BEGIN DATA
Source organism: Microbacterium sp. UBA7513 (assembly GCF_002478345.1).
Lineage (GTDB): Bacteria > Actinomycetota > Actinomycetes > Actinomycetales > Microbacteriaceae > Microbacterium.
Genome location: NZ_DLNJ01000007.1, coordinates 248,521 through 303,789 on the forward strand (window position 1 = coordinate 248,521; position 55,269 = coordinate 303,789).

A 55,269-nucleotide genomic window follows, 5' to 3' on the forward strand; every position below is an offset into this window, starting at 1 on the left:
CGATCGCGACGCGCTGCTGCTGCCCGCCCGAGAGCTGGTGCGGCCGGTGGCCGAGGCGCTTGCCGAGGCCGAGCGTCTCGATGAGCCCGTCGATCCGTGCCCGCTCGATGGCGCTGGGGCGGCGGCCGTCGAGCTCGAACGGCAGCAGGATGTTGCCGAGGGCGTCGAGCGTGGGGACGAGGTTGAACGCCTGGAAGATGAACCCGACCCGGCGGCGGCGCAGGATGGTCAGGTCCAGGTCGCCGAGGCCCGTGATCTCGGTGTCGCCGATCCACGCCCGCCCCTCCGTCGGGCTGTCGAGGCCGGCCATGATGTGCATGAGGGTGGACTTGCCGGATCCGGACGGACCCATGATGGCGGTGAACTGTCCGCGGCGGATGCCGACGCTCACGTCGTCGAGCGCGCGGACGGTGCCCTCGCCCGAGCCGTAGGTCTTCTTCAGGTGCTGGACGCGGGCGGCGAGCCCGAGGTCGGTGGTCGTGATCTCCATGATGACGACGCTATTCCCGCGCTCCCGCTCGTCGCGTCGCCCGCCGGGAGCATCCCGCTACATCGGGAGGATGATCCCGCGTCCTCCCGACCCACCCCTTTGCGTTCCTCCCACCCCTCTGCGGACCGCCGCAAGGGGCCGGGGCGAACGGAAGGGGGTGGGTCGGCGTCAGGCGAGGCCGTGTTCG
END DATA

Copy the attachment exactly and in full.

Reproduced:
Source organism: Microbacterium sp. UBA7513 (assembly GCF_002478345.1).
Lineage (GTDB): Bacteria > Actinomycetota > Actinomycetes > Actinomycetales > Microbacteriaceae > Microbacterium.
Genome location: NZ_DLNJ01000007.1, coordinates 248,521 through 303,789 on the forward strand (window position 1 = coordinate 248,521; position 55,269 = coordinate 303,789).

A 55,269-nucleotide genomic window follows, 5' to 3' on the forward strand; every position below is an offset into this window, starting at 1 on the left:
CGATCGCGACGCGCTGCTGCTGCCCGCCCGAGAGCTGGTGCGGCCGGTGGCCGAGGCGCTTGCCGAGGCCGAGCGTCTCGATGAGCCCGTCGATCCGTGCCCGCTCGATGGCGCTGGGGCGGCGGCCGTCGAGCTCGAACGGCAGCAGGATGTTGCCGAGGGCGTCGAGCGTGGGGACGAGGTTGAACGCCTGGAAGATGAACCCGACCCGGCGGCGGCGCAGGATGGTCAGGTCCAGGTCGCCGAGGCCCGTGATCTCGGTGTCGCCGATCCACGCCCGCCCCTCCGTCGGGCTGTCGAGGCCGGCCATGATGTGCATGAGGGTGGACTTGCCGGATCCGGACGGACCCATGATGGCGGTGAACTGTCCGCGGCGGATGCCGACGCTCACGTCGTCGAGCGCGCGGACGGTGCCCTCGCCCGAGCCGTAGGTCTTCTTCAGGTGCTGGACGCGGGCGGCGAGCCCGAGGTCGGTGGTCGTGATCTCCATGATGACGACGCTATTCCCGCGCTCCCGCTCGTCGCGTCGCCCGCCGGGAGCATCCCGCTACATCGGGAGGATGATCCCGCGTCCTCCCGACCCACCCCTTTGCGTTCCTCCCACCCCTCTGCGGACCGCCGCAAGGGGCCGGGGCGAACGGAAGGGGGTGGGTCGGCGTCAGGCGAGGCCGTGTTCG